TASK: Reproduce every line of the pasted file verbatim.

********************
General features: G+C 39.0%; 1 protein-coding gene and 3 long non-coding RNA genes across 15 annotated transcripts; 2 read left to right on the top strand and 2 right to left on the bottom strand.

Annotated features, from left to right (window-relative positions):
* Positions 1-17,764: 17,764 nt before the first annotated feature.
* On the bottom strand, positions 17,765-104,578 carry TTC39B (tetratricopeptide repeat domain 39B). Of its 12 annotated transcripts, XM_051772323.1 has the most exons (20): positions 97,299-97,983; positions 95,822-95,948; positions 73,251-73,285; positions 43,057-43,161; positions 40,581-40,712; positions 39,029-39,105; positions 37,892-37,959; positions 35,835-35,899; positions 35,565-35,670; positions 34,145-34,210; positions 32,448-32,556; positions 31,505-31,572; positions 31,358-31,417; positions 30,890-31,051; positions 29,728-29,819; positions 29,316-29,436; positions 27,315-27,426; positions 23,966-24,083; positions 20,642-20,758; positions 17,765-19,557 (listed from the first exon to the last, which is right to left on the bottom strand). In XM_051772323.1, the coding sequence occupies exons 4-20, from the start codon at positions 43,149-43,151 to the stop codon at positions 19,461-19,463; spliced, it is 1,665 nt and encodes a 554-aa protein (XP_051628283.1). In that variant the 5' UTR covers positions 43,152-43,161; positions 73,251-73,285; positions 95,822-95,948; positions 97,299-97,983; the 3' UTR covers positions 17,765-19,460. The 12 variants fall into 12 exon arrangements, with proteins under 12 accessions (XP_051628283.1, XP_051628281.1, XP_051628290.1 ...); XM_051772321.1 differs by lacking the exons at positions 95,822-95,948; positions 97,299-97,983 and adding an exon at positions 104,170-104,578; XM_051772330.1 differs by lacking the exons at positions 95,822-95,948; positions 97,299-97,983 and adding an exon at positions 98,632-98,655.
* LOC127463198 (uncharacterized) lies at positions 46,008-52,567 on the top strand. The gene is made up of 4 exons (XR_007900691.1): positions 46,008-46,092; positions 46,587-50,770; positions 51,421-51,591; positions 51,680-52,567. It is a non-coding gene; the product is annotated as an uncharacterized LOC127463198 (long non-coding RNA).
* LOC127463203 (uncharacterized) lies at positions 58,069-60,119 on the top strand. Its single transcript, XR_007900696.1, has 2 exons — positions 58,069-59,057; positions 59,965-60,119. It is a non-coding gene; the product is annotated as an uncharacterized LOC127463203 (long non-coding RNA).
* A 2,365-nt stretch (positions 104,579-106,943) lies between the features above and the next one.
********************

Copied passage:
General features: G+C 39.0%; 1 protein-coding gene and 3 long non-coding RNA genes across 15 annotated transcripts; 2 read left to right on the top strand and 2 right to left on the bottom strand.

Annotated features, from left to right (window-relative positions):
* Positions 1-17,764: 17,764 nt before the first annotated feature.
* On the bottom strand, positions 17,765-104,578 carry TTC39B (tetratricopeptide repeat domain 39B). Of its 12 annotated transcripts, XM_051772323.1 has the most exons (20): positions 97,299-97,983; positions 95,822-95,948; positions 73,251-73,285; positions 43,057-43,161; positions 40,581-40,712; positions 39,029-39,105; positions 37,892-37,959; positions 35,835-35,899; positions 35,565-35,670; positions 34,145-34,210; positions 32,448-32,556; positions 31,505-31,572; positions 31,358-31,417; positions 30,890-31,051; positions 29,728-29,819; positions 29,316-29,436; positions 27,315-27,426; positions 23,966-24,083; positions 20,642-20,758; positions 17,765-19,557 (listed from the first exon to the last, which is right to left on the bottom strand). In XM_051772323.1, the coding sequence occupies exons 4-20, from the start codon at positions 43,149-43,151 to the stop codon at positions 19,461-19,463; spliced, it is 1,665 nt and encodes a 554-aa protein (XP_051628283.1). In that variant the 5' UTR covers positions 43,152-43,161; positions 73,251-73,285; positions 95,822-95,948; positions 97,299-97,983; the 3' UTR covers positions 17,765-19,460. The 12 variants fall into 12 exon arrangements, with proteins under 12 accessions (XP_051628283.1, XP_051628281.1, XP_051628290.1 ...); XM_051772321.1 differs by lacking the exons at positions 95,822-95,948; positions 97,299-97,983 and adding an exon at positions 104,170-104,578; XM_051772330.1 differs by lacking the exons at positions 95,822-95,948; positions 97,299-97,983 and adding an exon at positions 98,632-98,655.
* LOC127463198 (uncharacterized) lies at positions 46,008-52,567 on the top strand. The gene is made up of 4 exons (XR_007900691.1): positions 46,008-46,092; positions 46,587-50,770; positions 51,421-51,591; positions 51,680-52,567. It is a non-coding gene; the product is annotated as an uncharacterized LOC127463198 (long non-coding RNA).
* LOC127463203 (uncharacterized) lies at positions 58,069-60,119 on the top strand. Its single transcript, XR_007900696.1, has 2 exons — positions 58,069-59,057; positions 59,965-60,119. It is a non-coding gene; the product is annotated as an uncharacterized LOC127463203 (long non-coding RNA).
* A 2,365-nt stretch (positions 104,579-106,943) lies between the features above and the next one.